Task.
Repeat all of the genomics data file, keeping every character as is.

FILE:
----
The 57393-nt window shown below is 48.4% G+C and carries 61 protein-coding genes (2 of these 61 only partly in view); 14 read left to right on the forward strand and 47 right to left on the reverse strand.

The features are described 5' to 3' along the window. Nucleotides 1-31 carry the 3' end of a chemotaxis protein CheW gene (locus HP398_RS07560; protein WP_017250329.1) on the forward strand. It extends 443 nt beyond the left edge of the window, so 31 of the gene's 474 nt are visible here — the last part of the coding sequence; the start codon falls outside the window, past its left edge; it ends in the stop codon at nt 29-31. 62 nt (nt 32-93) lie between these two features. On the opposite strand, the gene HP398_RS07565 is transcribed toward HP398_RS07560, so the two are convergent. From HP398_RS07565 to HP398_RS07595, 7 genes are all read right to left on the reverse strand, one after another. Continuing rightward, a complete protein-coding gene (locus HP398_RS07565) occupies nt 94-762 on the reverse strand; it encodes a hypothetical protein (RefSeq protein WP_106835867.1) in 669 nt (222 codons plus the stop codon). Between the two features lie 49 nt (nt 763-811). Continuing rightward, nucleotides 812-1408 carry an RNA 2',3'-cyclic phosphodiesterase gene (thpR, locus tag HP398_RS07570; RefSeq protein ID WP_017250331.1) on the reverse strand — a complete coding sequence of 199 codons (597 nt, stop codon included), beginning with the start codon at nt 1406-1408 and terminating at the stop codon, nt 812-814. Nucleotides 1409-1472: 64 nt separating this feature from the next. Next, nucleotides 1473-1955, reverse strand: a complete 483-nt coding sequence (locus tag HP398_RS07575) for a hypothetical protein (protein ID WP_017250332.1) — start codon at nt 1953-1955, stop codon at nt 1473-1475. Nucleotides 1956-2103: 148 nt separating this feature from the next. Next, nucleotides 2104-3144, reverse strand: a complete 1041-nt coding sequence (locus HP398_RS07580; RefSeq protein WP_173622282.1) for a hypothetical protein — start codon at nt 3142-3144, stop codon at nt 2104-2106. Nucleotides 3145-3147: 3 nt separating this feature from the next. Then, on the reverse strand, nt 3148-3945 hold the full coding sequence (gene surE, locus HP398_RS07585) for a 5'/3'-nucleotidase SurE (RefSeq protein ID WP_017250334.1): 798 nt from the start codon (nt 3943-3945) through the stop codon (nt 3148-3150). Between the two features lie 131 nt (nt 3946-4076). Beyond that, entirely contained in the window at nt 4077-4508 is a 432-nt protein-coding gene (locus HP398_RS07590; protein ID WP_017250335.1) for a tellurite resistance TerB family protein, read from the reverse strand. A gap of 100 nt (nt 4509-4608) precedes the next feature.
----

The 57393-nt window shown below is 48.4% G+C and carries 61 protein-coding genes (2 of these 61 only partly in view); 14 read left to right on the forward strand and 47 right to left on the reverse strand.

The features are described 5' to 3' along the window. Nucleotides 1-31 carry the 3' end of a chemotaxis protein CheW gene (locus HP398_RS07560; protein WP_017250329.1) on the forward strand. It extends 443 nt beyond the left edge of the window, so 31 of the gene's 474 nt are visible here — the last part of the coding sequence; the start codon falls outside the window, past its left edge; it ends in the stop codon at nt 29-31. 62 nt (nt 32-93) lie between these two features. On the opposite strand, the gene HP398_RS07565 is transcribed toward HP398_RS07560, so the two are convergent. From HP398_RS07565 to HP398_RS07595, 7 genes are all read right to left on the reverse strand, one after another. Continuing rightward, a complete protein-coding gene (locus HP398_RS07565) occupies nt 94-762 on the reverse strand; it encodes a hypothetical protein (RefSeq protein WP_106835867.1) in 669 nt (222 codons plus the stop codon). Between the two features lie 49 nt (nt 763-811). Continuing rightward, nucleotides 812-1408 carry an RNA 2',3'-cyclic phosphodiesterase gene (thpR, locus tag HP398_RS07570; RefSeq protein ID WP_017250331.1) on the reverse strand — a complete coding sequence of 199 codons (597 nt, stop codon included), beginning with the start codon at nt 1406-1408 and terminating at the stop codon, nt 812-814. Nucleotides 1409-1472: 64 nt separating this feature from the next. Next, nucleotides 1473-1955, reverse strand: a complete 483-nt coding sequence (locus tag HP398_RS07575) for a hypothetical protein (protein ID WP_017250332.1) — start codon at nt 1953-1955, stop codon at nt 1473-1475. Nucleotides 1956-2103: 148 nt separating this feature from the next. Next, nucleotides 2104-3144, reverse strand: a complete 1041-nt coding sequence (locus HP398_RS07580; RefSeq protein WP_173622282.1) for a hypothetical protein — start codon at nt 3142-3144, stop codon at nt 2104-2106. Nucleotides 3145-3147: 3 nt separating this feature from the next. Then, on the reverse strand, nt 3148-3945 hold the full coding sequence (gene surE, locus HP398_RS07585) for a 5'/3'-nucleotidase SurE (RefSeq protein ID WP_017250334.1): 798 nt from the start codon (nt 3943-3945) through the stop codon (nt 3148-3150). Between the two features lie 131 nt (nt 3946-4076). Beyond that, entirely contained in the window at nt 4077-4508 is a 432-nt protein-coding gene (locus HP398_RS07590; protein ID WP_017250335.1) for a tellurite resistance TerB family protein, read from the reverse strand. A gap of 100 nt (nt 4509-4608) precedes the next feature.